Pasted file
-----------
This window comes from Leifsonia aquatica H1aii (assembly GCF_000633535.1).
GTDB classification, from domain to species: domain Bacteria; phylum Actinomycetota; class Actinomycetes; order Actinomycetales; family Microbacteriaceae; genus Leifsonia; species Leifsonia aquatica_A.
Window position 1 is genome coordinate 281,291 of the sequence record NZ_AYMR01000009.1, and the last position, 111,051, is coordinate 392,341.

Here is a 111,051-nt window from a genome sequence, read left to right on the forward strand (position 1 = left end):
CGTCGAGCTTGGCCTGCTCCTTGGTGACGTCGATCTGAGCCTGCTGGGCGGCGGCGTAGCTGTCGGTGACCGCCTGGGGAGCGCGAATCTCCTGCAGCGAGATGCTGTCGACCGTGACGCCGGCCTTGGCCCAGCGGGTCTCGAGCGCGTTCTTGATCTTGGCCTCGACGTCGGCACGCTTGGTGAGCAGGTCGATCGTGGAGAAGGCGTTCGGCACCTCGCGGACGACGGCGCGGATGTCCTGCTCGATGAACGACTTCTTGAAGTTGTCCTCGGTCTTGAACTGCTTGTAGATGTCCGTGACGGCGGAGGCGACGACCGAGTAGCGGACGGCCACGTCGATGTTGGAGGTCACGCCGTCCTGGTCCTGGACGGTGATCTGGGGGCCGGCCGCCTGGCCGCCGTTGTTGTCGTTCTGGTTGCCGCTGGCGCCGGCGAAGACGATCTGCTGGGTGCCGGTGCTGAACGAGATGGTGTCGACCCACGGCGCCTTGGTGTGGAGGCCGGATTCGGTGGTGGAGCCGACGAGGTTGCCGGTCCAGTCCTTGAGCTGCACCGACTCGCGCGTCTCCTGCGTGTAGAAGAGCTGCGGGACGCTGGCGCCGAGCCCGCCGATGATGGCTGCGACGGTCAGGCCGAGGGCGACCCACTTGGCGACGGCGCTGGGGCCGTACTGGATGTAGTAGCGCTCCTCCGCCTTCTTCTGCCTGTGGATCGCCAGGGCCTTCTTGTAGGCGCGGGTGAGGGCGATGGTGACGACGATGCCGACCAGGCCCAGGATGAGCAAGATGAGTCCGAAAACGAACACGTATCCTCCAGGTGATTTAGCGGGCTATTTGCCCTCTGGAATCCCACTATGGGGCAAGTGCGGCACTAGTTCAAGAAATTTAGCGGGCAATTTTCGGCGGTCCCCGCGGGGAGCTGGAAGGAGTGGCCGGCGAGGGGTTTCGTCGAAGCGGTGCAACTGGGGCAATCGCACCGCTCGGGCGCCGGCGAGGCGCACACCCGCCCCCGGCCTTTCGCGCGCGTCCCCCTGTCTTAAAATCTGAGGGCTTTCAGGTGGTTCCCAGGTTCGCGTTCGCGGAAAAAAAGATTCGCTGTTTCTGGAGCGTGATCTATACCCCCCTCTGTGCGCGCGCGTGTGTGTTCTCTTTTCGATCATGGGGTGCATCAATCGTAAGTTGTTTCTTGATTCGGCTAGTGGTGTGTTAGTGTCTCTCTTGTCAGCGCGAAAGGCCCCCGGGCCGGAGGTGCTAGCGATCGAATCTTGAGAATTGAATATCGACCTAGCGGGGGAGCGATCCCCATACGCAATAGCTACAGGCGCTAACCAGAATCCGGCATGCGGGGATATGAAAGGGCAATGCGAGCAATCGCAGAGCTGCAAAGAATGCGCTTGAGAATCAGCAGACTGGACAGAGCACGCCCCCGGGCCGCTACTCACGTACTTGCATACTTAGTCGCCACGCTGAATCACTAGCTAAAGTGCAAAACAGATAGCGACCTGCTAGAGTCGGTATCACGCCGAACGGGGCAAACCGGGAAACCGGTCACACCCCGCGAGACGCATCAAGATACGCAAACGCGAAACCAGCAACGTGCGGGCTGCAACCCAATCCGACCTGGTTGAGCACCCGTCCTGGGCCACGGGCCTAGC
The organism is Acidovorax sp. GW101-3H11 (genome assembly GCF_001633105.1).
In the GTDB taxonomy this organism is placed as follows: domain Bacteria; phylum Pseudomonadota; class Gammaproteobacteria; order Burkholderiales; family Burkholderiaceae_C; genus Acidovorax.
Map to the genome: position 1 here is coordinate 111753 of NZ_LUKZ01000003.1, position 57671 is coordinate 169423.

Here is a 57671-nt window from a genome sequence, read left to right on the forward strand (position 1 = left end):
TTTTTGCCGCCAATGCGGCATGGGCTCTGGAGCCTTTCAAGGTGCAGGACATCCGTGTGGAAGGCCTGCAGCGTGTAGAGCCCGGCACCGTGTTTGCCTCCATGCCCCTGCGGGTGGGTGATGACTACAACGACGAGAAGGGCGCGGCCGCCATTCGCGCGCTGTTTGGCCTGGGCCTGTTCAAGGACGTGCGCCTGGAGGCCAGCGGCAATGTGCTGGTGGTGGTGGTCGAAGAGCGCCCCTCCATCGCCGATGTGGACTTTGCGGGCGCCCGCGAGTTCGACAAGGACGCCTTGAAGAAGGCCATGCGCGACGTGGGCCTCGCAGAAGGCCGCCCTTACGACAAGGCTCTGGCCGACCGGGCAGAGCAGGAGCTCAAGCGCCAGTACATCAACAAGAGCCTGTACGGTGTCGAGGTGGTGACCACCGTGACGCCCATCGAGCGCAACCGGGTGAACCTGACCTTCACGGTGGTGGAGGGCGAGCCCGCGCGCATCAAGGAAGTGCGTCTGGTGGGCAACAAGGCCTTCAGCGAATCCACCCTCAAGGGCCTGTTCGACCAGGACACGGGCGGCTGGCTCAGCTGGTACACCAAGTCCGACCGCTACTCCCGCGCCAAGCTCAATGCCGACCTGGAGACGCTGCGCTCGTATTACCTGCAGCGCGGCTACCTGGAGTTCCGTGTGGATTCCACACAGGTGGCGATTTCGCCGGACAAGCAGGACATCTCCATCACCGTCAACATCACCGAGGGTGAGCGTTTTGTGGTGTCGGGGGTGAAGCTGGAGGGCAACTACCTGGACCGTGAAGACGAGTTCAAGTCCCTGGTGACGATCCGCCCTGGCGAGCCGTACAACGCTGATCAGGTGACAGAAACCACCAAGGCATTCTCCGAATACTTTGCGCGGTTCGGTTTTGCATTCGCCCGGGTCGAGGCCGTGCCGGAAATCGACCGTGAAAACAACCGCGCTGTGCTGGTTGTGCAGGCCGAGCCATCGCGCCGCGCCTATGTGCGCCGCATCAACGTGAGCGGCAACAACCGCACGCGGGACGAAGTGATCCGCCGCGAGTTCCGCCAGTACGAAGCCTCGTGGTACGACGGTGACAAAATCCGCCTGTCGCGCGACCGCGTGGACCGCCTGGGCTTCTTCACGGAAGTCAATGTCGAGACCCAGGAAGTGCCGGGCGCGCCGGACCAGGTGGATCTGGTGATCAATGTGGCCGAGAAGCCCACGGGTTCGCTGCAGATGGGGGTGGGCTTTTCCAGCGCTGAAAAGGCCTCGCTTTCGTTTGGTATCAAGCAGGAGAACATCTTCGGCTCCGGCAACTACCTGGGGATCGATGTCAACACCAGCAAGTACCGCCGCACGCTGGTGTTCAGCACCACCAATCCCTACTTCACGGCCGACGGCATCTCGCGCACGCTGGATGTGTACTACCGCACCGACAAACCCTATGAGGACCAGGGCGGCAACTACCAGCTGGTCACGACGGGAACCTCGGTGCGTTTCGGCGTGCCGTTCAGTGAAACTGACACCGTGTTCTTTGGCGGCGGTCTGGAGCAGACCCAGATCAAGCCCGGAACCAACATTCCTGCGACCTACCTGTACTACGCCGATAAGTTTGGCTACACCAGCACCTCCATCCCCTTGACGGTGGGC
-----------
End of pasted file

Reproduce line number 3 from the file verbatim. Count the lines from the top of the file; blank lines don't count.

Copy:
Window position 1 is genome coordinate 281,291 of the sequence record NZ_AYMR01000009.1, and the last position, 111,051, is coordinate 392,341.